With so much unknown and untested, my inner dialogue had almost free reign over my interpretation of events. My habits of blaming myself and looking for fault were compounded by the fact that I didn’t have any baseline of comparison. I realized that in my home country, small classes were desirable. Even for me, as the professor, a small class is more manageable and I know the students are more comfortable and learn better in the more intimate setting. So why was I getting upset? Habit habit habit.
I realized that where I was seeing crisis, there was none. Where I was looking for fault, there was none. I could have easily congratulated myself on making it clear from the start what we were going to accomplish so that the student didn’t waste half of his semester struggling, just give up before making it to the end. Instead of fretting about how my poor teaching skills are causing the students so much distress, I can focus on how much better off the students who remain are for having a class more appropriate to their level. Even better, I can remember that I was hired as a teacher because I am an amazing teacher. I have over ten years of teaching experience, perhaps even fifteen, and my experience spans more than just academia. I have taught dance lessons, I have coached running, I have taught self confidence to the chronically depressed. I have taught introductory courses and advanced courses. I know what I’m doing. If the students don’t like it, then it’s not my fault, it’s just the way things happen.
Well, it’s easy to say those things now. Habitual pessimism makes it difficult to say those things in the moment of perceived crisis. It makes crises out of nothing and it makes you, me, the pessimist powerless in the face of these crises specifically because the crisis and the ability to overcome the crisis are both in our own minds. Outside in the world, life is bigger and there are many other things that matter more, but inside my mind, the obstacle is insurmountable.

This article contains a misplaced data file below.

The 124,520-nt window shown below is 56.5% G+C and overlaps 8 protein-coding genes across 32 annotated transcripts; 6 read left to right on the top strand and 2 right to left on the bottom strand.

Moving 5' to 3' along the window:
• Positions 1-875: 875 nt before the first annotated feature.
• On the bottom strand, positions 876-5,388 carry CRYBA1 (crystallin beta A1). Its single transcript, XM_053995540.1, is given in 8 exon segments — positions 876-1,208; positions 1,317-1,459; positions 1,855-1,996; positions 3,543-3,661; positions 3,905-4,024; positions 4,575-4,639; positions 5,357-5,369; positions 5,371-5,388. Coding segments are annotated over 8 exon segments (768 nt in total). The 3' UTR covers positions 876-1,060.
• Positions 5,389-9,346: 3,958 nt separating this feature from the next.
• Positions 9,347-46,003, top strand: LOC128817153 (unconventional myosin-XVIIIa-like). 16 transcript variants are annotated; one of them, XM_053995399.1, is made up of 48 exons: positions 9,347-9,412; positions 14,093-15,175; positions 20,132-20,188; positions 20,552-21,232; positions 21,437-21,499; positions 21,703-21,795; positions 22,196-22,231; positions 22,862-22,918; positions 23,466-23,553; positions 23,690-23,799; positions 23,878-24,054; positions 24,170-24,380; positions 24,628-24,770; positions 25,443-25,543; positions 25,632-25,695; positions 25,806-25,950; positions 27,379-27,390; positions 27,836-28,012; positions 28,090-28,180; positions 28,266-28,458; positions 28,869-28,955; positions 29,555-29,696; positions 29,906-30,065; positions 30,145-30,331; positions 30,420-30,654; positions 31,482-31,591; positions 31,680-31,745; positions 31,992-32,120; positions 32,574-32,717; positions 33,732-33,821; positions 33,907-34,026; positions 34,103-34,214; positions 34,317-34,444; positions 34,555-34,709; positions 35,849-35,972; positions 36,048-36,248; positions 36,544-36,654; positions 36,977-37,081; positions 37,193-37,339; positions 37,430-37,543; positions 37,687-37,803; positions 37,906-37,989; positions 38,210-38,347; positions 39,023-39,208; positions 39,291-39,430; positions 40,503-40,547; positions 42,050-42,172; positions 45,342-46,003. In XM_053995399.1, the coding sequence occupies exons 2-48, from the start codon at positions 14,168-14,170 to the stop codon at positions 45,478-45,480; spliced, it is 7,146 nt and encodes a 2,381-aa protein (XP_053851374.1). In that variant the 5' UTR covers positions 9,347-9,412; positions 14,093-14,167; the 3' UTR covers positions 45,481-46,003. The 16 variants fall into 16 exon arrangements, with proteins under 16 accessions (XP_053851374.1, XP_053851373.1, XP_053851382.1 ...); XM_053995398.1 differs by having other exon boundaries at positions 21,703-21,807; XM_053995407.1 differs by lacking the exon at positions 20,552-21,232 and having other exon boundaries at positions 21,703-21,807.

Luckily, I am able to see the problem for what it is. I have learned in the past few years several strategies for dealing with my old frenemy. As frightening as it was the first hundred times, I’ve learned that the best defense is a solid outside opinion. When I’m nervous, I talk to other people who I have reason to trust. When it’s a work problem, I talk to a colleague. My habitual response was always to deny any encouragement they gave me, but now I force myself to believe them 100%. Some might say that this is dangerous, that it’s giving away too much of my autonomy to strangers, but I say that when my own judgment has turned against me, there is no better judgment than that of anyone else!
With practice I’ve noticed that it gets easier to believe people, and I find their words more comforting. I never knew I had a problem being comforted before. I did know I had a problem feeling close to people and a problem with giving myself permission to put down all the baggage and relax, godammit. The best part is that I’m seeing these problems in retrospect, from a place of greater wholeness and well being. And it’s empowering to see them go! Knowing that the stress and the worry are all products of my mind, I now have the confidence that I can be happy and relaxed and worry-free in any situation. I have given myself the freedom to define my own life and set the bar for my own personal happiness. I don’t have to wait anymore for the perfect job to land in my lap, I make my job perfect from where I am. I don’t have to wait around for the right person to love me, either. I make my friends, I really make them because when I share my troubles and allow them to help me, we both are better off for it.